Medical device security has quickly become one of the leading issues in our field, and we can thank researchers like Kevin Fu, Jay Radcliffe and the late and great Barnaby Jack for bringing it to the forefront of trending infosec topics.
I recently had a chance to catch up with my old friend Danny Lieberman (@security_expert), a software security analyst based in Israel who specializes in security and compliance for medical devices.
Besides his other interests – playing tenor saxophone in a local big band and road biking – Lieberman is a prolific blogger with strong opinions on software and security in general, and medical device security specifically.
Here’s our recent Q&A session…
AMF: Danny – how did you end up in medical device security? A lot of people remember you as one of the pioneers in data loss prevention working with Fidelis Security Systems, which was acquired earlier this year by General Dynamics.
Lieberman: Well Anthony, it’s sort of like the guy on CBS who asked Groucho Marx how he got to Hollywood. Groucho said it was easy: “I just took the San Diego Freeway going west and got off at Fairfax…” (CBS Television City is located in the Fairfax area on Beverly Drive in LA).
But seriously, in the summer of 2008, I was doing DLP projects, busting my chops with telecoms clients in Poland, when I got a call from my friend Mike Zeevi, who is a software quality assurance consultant for medical device companies.
Mike called me in to help develop a randomization application for a big clinical trial for one of his clients, an Israeli medical device company called Brainsway who produce a helmet that does deep brain stimulation for treating depression.
In the summer of 2013 the Brainsway device for treatment of Major Depressive Disorder was validated by the FDA, and granted a wide indication for the treatment of Major Depressive Disorder patients. There was no looking back.
Besides, medical device security is far more interesting than DLP, plus there are almost 1000 medical device vendors in Israel with some really smart people in the field, which makes it an exciting place to be.
AMF: What does the arena of MedSec encompass in its entirety?
Lieberman: Medical device security (or MedSec as you call it) is in many ways fundamentally different than traditional IT security.
The IT computing paradigm has not changed in almost 20 years – it is still based on client-server computing with clients that are browsers, tablets or phones and servers that are located on customer premises or in the cloud. The security paradigm is still firewall/IPS on the server side and anti-virus on the client side when you boil it down and strip away the marketing smoke and mirrors.
MedSec on the other hand requires a more a-priori approach due to the regulatory, software and operating environments in hospitals (or at home) and applications (indications as they are called in medicine).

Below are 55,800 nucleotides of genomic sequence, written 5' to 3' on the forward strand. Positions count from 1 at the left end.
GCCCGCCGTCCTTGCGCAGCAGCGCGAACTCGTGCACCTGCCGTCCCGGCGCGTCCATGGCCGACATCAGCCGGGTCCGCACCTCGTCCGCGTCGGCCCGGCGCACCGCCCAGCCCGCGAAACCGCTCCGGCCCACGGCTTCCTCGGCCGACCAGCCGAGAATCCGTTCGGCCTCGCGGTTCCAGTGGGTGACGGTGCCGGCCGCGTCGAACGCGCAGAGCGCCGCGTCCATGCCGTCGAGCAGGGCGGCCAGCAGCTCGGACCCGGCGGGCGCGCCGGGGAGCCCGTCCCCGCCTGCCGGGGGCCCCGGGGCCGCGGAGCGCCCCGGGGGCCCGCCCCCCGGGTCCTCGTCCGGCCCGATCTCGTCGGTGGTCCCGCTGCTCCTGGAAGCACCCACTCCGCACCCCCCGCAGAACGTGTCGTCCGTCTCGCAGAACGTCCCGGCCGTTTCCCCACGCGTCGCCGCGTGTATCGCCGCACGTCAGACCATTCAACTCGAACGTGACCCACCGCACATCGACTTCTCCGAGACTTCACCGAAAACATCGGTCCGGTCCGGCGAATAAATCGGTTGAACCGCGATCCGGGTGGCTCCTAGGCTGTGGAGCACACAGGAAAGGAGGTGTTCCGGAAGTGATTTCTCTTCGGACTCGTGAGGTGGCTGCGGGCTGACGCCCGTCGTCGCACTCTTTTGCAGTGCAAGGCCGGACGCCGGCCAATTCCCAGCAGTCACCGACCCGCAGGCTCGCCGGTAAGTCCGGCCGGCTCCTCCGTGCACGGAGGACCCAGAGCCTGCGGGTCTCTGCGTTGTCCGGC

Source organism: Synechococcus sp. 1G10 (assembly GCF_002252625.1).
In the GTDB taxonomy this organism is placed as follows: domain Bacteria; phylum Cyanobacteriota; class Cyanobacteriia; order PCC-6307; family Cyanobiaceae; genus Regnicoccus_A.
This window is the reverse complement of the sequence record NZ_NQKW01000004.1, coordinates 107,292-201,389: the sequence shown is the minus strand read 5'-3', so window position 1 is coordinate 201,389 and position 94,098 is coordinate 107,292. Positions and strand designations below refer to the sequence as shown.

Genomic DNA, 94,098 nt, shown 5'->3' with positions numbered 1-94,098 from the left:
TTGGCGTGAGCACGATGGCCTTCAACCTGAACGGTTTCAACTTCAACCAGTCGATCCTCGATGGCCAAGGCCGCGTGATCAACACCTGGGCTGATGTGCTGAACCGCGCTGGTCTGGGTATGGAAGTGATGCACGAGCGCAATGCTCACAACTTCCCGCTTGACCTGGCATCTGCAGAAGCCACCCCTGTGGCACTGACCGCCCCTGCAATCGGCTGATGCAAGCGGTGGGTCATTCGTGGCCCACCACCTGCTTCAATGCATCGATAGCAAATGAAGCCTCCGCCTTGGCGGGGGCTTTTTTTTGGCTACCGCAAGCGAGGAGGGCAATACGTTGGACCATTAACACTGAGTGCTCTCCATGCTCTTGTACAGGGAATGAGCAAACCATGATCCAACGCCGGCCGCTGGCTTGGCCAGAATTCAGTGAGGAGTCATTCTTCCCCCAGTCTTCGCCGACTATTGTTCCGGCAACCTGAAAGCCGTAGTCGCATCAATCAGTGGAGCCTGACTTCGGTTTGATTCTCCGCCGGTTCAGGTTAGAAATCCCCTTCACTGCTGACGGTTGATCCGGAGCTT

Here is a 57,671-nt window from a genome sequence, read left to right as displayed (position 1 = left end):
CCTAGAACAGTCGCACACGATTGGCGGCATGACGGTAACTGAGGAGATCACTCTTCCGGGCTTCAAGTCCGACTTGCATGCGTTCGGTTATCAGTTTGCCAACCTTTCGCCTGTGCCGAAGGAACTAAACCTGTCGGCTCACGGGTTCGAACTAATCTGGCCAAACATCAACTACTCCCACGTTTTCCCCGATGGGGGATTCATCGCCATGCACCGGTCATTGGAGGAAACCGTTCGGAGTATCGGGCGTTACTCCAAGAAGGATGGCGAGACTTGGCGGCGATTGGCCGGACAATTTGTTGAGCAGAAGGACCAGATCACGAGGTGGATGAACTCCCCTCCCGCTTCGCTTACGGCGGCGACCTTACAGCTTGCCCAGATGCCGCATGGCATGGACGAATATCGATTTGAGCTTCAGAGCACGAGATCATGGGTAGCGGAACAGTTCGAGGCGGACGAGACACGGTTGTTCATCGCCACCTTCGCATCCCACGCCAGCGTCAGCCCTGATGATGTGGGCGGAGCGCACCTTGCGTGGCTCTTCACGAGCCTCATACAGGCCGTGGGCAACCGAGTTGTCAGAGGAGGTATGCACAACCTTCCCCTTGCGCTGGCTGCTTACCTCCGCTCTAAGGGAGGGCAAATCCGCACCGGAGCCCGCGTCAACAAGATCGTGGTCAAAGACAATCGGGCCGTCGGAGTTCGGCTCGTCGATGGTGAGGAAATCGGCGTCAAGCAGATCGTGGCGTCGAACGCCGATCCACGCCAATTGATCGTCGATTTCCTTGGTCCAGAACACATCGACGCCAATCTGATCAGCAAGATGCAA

There is no one-size fits all solution and in many cases, it may be impossible to even install and maintain an anti-virus. For sure – the high level issues are the same everywhere; confidentiality of patient information, data integrity and system availability, but that’s pretty much where it stops.
I like to think of medical devices on a hospital network like tools and weapons used by soldiers on a battlefield – a hostile environment where people can get killed because of buggy software.
AMF: What kinds of medical devices are most at risk – implanted, external?
Lieberman: That’s a really good question: What and who is at risk here.
There is an incredible diversity of innovative devices, smart phone devices, intrusive devices such as ICD (implanted cardiac devices such as pacemakers and defibrillators), non-intrusive devices such as bedside monitors, diagnostic devices in every conceivable field from neuroscience to cardiology and behavior disorders and combinations of intrusive and non-intrusive devices such as cardiac catheterization devices that perform graphic visualization and interface in real time with ultrasound and ablation devices.
In fact – the device itself is rarely at risk. There is of course, patient safety risk.
The whole area of being killed by code has been extensively covered – I gave a talk on this at the Mobile Security conference in Herzliya in 2010. Patient safety is the main concern of the FDA, and they are taking a closer look at mobile devices, although they are moving a lot slower than the mobile device developers.
For a device in a hospital, the asset at risk is the hospital enterprise network. As Spock said in Star Trek II – “Logic clearly dictates that the needs of the many outweigh the needs of the few”.
AMF: What puts the devices at risk – malware, lack of encryption, lack of secure coding, firmware weaknesses?
Lieberman: We see all of the above in our engagements with medical device vendors. A lot of medical devices use Windows and that means vulnerabilities to malware on removable media and Windows auto-run. We have clients that migrate to Linux because they have much better control of the operating system and removable device drivers.